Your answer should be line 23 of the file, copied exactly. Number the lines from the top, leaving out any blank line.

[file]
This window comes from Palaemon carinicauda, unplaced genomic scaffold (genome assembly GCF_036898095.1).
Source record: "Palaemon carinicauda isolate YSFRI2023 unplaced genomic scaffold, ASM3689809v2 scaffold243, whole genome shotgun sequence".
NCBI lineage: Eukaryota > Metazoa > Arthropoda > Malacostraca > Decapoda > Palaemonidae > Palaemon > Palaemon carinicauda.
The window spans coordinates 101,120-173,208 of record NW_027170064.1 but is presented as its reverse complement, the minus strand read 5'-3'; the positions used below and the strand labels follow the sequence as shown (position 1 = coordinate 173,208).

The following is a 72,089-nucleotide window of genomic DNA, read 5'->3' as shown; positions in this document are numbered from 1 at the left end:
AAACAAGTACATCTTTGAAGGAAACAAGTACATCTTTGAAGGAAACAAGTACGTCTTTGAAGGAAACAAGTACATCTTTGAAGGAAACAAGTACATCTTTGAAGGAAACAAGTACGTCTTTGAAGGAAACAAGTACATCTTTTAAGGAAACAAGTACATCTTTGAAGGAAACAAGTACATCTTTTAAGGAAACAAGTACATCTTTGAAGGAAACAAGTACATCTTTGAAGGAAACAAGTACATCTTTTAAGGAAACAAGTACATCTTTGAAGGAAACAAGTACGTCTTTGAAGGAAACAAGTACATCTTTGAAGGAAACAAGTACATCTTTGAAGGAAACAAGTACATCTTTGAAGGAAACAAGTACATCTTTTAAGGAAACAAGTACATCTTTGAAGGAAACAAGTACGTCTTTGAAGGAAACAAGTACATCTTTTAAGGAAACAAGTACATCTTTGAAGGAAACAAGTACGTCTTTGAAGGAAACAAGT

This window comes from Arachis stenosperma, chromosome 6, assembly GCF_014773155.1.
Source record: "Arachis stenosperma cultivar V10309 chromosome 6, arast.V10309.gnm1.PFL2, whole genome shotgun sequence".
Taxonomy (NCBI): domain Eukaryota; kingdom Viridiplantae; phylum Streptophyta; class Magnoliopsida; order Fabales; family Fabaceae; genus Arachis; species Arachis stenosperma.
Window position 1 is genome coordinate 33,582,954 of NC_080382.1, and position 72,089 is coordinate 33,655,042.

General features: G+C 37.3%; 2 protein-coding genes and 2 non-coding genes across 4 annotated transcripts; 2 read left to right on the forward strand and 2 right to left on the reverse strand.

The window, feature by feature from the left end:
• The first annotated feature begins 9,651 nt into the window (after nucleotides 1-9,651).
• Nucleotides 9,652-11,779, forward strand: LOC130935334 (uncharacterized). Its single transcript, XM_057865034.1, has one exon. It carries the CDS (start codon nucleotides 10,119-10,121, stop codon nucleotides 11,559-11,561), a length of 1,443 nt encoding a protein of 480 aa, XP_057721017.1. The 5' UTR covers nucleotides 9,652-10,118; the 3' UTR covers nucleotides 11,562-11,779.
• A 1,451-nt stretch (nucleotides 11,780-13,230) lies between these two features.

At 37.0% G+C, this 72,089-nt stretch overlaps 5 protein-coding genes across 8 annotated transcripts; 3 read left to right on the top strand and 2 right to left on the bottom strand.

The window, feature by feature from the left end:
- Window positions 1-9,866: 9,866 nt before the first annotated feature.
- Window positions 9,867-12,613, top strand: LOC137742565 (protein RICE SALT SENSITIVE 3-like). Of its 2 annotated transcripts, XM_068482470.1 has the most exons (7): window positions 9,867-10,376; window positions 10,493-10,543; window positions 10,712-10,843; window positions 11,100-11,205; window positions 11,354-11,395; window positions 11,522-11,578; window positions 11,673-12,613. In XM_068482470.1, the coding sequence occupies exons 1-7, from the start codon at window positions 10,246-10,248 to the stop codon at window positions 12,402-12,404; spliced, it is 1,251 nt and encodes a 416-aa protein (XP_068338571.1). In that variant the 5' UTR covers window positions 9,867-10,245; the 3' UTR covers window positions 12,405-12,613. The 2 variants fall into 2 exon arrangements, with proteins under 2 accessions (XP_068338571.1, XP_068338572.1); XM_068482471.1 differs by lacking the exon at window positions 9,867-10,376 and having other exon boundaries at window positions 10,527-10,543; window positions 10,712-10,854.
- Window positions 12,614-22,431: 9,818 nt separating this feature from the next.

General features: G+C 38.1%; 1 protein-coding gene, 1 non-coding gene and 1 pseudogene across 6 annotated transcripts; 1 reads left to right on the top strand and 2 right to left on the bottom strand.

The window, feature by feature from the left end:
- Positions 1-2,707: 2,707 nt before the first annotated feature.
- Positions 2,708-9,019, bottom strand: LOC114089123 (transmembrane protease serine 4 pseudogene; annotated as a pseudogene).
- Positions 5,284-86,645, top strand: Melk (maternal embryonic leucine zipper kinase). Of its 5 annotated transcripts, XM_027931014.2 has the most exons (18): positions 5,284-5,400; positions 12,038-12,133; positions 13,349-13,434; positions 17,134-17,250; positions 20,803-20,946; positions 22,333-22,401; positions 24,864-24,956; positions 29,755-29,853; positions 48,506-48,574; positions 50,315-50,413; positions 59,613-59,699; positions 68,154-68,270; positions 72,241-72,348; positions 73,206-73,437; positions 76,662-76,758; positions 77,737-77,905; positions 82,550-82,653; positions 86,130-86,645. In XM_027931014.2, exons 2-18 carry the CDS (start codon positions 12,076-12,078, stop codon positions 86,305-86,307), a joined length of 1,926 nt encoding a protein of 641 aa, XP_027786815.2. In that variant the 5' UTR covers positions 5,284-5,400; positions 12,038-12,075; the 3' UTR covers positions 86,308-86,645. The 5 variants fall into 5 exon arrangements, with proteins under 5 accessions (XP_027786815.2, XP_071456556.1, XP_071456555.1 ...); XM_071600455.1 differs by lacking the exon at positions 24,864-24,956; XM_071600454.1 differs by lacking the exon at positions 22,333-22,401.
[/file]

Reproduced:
- Positions 1-2,707: 2,707 nt before the first annotated feature.